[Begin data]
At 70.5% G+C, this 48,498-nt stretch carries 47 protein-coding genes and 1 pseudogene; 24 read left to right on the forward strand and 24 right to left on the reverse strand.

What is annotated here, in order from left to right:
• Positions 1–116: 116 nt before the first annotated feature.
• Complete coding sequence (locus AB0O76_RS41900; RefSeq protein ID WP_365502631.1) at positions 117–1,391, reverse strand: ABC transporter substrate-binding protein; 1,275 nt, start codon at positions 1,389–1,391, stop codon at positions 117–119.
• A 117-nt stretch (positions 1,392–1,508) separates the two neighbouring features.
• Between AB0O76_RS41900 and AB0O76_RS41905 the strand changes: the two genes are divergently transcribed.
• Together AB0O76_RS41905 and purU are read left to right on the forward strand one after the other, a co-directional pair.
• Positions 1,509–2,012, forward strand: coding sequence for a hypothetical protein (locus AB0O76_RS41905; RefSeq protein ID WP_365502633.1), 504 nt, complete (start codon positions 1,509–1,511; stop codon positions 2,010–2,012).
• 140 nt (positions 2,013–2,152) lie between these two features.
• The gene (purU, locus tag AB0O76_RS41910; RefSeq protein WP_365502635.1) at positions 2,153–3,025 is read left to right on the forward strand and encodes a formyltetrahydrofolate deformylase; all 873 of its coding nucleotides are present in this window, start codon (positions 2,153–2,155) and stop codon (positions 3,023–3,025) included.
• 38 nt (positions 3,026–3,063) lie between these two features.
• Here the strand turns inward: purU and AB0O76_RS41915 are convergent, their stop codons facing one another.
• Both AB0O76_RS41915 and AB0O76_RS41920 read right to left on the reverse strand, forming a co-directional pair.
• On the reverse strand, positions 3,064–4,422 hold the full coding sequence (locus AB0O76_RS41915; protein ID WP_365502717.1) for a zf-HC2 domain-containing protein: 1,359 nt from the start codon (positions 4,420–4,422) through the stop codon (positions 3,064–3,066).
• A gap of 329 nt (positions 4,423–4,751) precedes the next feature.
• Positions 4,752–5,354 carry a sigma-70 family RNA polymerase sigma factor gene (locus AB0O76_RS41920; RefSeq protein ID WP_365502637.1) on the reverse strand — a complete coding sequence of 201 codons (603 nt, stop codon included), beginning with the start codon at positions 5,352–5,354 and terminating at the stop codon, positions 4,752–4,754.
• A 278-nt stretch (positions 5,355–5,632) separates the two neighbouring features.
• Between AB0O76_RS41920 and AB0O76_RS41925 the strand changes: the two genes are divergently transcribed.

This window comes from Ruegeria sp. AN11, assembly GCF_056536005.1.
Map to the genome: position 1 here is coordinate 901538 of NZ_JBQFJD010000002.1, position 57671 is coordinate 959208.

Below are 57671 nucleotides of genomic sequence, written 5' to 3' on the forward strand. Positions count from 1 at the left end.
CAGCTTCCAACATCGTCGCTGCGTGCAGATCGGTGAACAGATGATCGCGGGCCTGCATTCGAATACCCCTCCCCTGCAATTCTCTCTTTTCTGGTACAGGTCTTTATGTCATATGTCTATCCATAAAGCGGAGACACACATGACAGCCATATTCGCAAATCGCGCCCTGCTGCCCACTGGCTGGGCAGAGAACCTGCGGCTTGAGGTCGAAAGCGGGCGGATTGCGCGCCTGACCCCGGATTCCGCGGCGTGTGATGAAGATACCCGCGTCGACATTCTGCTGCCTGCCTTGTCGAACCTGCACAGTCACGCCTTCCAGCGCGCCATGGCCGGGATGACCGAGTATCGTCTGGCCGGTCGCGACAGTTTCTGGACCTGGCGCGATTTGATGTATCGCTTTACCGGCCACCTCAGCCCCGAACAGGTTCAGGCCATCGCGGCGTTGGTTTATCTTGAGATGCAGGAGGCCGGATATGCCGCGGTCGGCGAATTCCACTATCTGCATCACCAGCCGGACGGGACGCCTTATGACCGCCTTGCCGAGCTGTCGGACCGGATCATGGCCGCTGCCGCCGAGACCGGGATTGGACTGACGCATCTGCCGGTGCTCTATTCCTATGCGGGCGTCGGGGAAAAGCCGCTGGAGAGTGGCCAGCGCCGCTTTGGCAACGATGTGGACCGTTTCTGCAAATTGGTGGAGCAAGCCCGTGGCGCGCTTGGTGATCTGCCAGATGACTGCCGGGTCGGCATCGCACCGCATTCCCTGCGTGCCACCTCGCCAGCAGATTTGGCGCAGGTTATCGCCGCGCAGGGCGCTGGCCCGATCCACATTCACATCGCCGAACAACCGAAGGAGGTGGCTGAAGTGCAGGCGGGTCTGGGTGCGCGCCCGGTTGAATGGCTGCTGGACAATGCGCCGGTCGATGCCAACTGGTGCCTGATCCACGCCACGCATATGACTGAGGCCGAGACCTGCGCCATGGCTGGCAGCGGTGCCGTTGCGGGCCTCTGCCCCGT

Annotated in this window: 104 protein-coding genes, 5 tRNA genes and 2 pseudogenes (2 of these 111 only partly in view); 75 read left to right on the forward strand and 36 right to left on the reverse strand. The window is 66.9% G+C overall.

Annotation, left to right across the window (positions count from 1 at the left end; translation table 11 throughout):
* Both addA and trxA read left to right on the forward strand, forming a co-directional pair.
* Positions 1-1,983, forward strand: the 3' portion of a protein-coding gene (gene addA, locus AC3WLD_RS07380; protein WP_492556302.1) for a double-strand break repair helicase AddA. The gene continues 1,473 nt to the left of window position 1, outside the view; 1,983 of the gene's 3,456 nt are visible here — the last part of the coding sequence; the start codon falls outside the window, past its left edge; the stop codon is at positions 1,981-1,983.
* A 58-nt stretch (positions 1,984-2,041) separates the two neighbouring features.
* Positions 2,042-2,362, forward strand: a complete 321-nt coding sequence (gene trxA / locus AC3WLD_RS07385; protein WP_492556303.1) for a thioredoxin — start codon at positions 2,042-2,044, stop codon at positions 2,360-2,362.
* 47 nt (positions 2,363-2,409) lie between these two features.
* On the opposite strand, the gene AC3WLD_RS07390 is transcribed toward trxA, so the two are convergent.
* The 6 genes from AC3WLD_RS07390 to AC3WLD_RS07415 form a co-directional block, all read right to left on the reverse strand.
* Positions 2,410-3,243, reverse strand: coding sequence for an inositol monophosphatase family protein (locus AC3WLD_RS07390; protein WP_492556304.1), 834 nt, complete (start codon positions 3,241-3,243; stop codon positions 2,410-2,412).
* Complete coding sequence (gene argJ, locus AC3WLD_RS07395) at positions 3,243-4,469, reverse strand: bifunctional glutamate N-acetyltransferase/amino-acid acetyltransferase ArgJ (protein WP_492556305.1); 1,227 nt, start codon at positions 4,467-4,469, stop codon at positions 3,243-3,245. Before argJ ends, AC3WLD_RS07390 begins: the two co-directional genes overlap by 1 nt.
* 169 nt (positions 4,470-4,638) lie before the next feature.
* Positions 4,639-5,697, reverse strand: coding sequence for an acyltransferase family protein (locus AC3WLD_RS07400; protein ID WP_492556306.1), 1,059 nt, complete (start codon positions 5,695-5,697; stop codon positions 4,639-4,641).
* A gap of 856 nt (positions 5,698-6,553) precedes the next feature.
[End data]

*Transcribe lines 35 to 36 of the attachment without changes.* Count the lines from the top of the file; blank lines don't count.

* Positions 4,639-5,697, reverse strand: coding sequence for an acyltransferase family protein (locus AC3WLD_RS07400; protein ID WP_492556306.1), 1,059 nt, complete (start codon positions 5,695-5,697; stop codon positions 4,639-4,641).
* A gap of 856 nt (positions 5,698-6,553) precedes the next feature.